Sun to woo Tru64 users with HP Away program

Sun Microsystems Inc. is readying a new customer migration program aimed at enticing users of Hewlett-Packard Co.’s 64-bit Tru64 Unix operating system on the Alpha microprocessor to Sun’s UltraSPARC processor and Solaris operating system.

The HP Away program, which will be launched on July 21, will be “designed to aggressively take market share from a key competitor while also offering customers a more dependable solution,” according to a statement from Sun.

The program will target 400,000 Alpha customers, Sun said. It did not say whether it would also target Alpha users running other operating systems such as HP’s Open VMS or the Alpha version of Microsoft Corp.’s Windows NT.

This is not Sun’s first foray into competitive migration programs. Last year, it launched its similarly titled Blue-Away program aimed at bringing IBM Corp.’s mainframe and NUMA-Q users over to Solaris. IBM, in turn, responded with a customer migration program of its own, aimed at Solaris users.

These kinds of customer poaching programs can pay for themselves if they yield one or two major accounts, said Gordon Haff, an analyst with industry research firm Illuminata Inc., but “none of these programs are enormously successful.”

“It’s always tough to displace an installed system. You’re really talking about nibbling the margins. Unless a company is really in free fall and has abandoned major product lines, it’s hard for someone else to get more than a scattered win here and there,” Haff said.

HP’s final generation of the Alpha processor, the EV79, will be introduced next year, according to HP’s director of marketing for business critical systems, Don Jenkins. The company will continue to sell Alpha systems through 2006, and will support Alpha and its Tru64 Unix operating system until 2011, but it is working with customers, via its Alpha Retain Trust Program, to help them migrate to Windows, Linux, and HP-UX system that use the Itanium processor, he said.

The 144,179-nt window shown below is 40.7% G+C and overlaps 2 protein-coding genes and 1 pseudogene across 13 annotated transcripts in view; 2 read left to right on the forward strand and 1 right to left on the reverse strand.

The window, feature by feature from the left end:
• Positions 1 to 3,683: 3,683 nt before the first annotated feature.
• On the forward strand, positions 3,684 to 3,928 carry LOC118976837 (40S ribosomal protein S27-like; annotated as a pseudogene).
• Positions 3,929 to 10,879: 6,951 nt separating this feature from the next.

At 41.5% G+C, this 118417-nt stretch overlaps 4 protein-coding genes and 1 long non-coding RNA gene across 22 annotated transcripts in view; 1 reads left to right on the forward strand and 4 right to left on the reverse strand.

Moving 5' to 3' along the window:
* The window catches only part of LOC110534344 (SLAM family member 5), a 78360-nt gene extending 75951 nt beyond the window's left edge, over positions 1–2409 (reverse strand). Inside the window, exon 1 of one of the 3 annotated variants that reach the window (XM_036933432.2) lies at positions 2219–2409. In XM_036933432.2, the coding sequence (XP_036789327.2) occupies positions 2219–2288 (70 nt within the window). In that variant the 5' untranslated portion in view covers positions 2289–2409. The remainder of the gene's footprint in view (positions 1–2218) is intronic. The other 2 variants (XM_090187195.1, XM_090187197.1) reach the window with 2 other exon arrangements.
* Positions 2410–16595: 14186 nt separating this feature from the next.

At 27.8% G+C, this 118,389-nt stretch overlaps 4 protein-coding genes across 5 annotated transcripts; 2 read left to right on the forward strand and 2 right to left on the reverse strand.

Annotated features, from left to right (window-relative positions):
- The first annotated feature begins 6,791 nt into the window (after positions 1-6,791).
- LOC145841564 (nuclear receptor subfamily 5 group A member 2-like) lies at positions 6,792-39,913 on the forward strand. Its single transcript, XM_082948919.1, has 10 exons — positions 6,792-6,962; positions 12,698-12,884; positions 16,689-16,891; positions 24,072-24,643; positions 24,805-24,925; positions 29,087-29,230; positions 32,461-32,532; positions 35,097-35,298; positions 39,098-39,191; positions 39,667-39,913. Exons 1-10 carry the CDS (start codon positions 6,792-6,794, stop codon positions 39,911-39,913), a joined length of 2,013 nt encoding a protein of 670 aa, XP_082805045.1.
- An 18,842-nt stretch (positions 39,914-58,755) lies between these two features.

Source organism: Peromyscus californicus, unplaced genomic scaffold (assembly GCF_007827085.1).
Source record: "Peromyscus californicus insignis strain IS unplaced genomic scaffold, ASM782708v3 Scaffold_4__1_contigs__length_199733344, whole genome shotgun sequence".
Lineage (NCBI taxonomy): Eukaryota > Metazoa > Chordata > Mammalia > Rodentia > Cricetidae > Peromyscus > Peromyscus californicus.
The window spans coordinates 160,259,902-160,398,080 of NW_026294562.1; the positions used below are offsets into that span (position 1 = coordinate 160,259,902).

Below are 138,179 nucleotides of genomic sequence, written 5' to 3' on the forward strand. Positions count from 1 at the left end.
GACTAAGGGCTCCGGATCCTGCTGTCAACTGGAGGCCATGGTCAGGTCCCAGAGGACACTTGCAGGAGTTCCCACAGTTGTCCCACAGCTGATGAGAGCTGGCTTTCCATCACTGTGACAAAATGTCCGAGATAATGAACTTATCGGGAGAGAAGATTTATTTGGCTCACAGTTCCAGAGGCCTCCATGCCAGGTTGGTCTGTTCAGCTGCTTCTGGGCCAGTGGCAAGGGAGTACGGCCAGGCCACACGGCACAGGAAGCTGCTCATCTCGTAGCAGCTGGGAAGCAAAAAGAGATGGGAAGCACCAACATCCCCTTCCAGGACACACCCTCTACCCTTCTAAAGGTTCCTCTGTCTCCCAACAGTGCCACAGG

Alpha customers, particularly those running Tru64, would be well advised to at least consider Sun’s plan, said Haff. “If they have to move to a different operating system and a different processor anyway, there’s very little reason for them not to be looking at other vendors,” he said.

Any thoughts of migrating from Alpha would be premature according to one Tru64 user. “(HP is) not going to drop support for Tru64 for many years to come,” said Mike Marrone, a network administrator with a Florida technology company that recently purchased a pair of ES45 Alpha servers. “For right now, it’s not much of a worry,” he said. His company’s Alpha migration is “probably another four years” away, he said.

A replacement for Tru64 would need to match its advanced clustering and file-system capabilities, Marrone said. “If Sun can come out with both of those, then they’ll definitely have a contender,” he said.

HP plans to include these capabilities in its HP-UX operating system by the second half of 2004, HP’s Jenkins said.

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